Bitcoin Forum
November 22, 2017, 08:37:07 PM *
News: Latest stable version of Bitcoin Core: 0.15.1  [Torrent].
 
   Home   Help Search Donate Login Register  
Pages: [1]
  Print  
Author Topic: Why does bitcoin difficulty have to go up every 2 weeks?  (Read 366 times)
bitcoin talk
Member
**
Offline Offline

Activity: 99

Join us at slack https://bitcoin-talkers.slack.com


View Profile
November 09, 2017, 08:42:59 AM
 #1

Why does bitcoin difficulty have to go up a notch every 2 weeks?

1511383027
Hero Member
*
Offline Offline

Posts: 1511383027

View Profile Personal Message (Offline)

Ignore
1511383027
Reply with quote  #2

1511383027
Report to moderator
1511383027
Hero Member
*
Offline Offline

Posts: 1511383027

View Profile Personal Message (Offline)

Ignore
1511383027
Reply with quote  #2

1511383027
Report to moderator
1511383027
Hero Member
*
Offline Offline

Posts: 1511383027

View Profile Personal Message (Offline)

Ignore
1511383027
Reply with quote  #2

1511383027
Report to moderator
Join ICO Now A blockchain platform for effective freelancing
Advertised sites are not endorsed by the Bitcoin Forum. They may be unsafe, untrustworthy, or illegal in your jurisdiction. Advertise here.
HCP
Sr. Member
****
Offline Offline

Activity: 434

<insert witty quote here>


View Profile
November 09, 2017, 10:57:16 AM
 #2

It doesn't... The difficulty "adjustment" can go both ways... that is to say, it can actually go up OR it can go down.

The reason for this is to keep the "average" block time to 10 minutes. If more hashing power is brought online (ie. more miners), then chances are blocks will be found quicker and the average block time drops below 10 minutes... to counter this, the difficulty is increased.

However, if a chunk of the hashing power disappears (ie. some miners suddenly shift their hashing power to another chain because it is more profitable), then the average block time is likely to rise above 10 minutes... to counter this, the difficulty will be decreased.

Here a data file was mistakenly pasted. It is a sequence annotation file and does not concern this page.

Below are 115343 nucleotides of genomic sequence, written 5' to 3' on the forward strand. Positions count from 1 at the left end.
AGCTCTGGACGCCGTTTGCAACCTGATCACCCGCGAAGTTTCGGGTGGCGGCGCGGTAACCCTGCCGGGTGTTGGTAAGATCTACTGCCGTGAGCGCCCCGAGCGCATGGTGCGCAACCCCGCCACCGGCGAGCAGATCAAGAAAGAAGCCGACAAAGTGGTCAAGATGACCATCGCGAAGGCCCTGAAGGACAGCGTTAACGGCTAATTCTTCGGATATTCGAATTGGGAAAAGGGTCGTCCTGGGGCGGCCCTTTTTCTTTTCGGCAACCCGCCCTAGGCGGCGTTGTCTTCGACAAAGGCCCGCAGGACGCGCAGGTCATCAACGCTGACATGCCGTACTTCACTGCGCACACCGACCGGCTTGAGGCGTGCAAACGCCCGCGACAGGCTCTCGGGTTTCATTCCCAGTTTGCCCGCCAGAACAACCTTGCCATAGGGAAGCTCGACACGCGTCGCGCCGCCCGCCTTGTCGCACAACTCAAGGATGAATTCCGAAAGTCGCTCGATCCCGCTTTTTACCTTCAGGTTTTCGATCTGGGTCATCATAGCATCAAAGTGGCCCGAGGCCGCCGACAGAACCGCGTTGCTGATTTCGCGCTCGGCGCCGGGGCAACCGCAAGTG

It works on 14 day cycles because #reasons... I think 14 days was done as a "happy medium" whereby we can avoid miners trying to "game" the difficulty by taking hash power offline to lower the difficulty and then putting it all back online again so they can miner blocks faster and get more rewards etc... to do this on a 14 day cycle, miners would have to take their hash power offline for too long of a time to get the difficulty to drop... but 14 days is not tooo long to wait if the difficulty really is too high and needs to be lowered to get the block time back towards 10 minutes.


chimcoin
Member
**
Online Online

Activity: 84


View Profile
November 12, 2017, 04:14:26 PM
 #3

Your point is very correct and let me add that as the price of bitcoin increases, the number of people who can make a profit mining increases. That encourages more participation in securing the network, which results in the need for a difficulty increase. As these next generation of bitcoin miners come online, it is expected that the difficulty will continue to counteract the additional hash rate in the network.

bitcoin talk
Member
**
Offline Offline

Activity: 99

Join us at slack https://bitcoin-talkers.slack.com


View Profile
November 13, 2017, 02:39:57 AM
 #4

The reason for this is to keep the "average" block time to 10 minutes. If more hashing power is brought online (ie. more miners), then chances are blocks will be found quicker and the average block time drops below 10 minutes... to counter this, the difficulty is increased.
Why does the block always need to hover around the 10 minute mark?Why not 5 minute or 15 minute etc?What is unique about the 10 minute mark that it must stay there?

DannyHamilton
Legendary
*
Offline Offline

Activity: 1988



View Profile
November 13, 2017, 04:37:28 AM
 #5

Why does the block always need to hover around the 10 minute mark?Why not 5 minute or 15 minute etc?What is unique about the 10 minute mark that it must stay there?

That's the time that Satoshi chose when he created bitcoins.

It is fast enough that the currency is usable, but slow enough to reduce the orphan rate and give the blocks time to propagate to poorly connected nodes.

Once the time was chosen, any change to the time requires a hard fork.  People aren't going to want to accept a hard fork without a VERY good reason, and changing the average time between blocks is not a very good reason.

slate_main
Member
**
Offline Offline

Activity: 84


View Profile
November 13, 2017, 01:44:58 PM
 #6

Also supply and demand, the more demand, the less BTC there will be and thus price should increase... this is also a factor with Bitcoin 'halving', which is not actually a half, you can read more about that elsewhere if you should wish.
Pages: [1]
  Print  
 
Jump to:  

Sponsored by , a Bitcoin-accepting VPN.
Powered by MySQL Powered by PHP Powered by SMF 1.1.19 | SMF © 2006-2009, Simple Machines Valid XHTML 1.0! Valid CSS!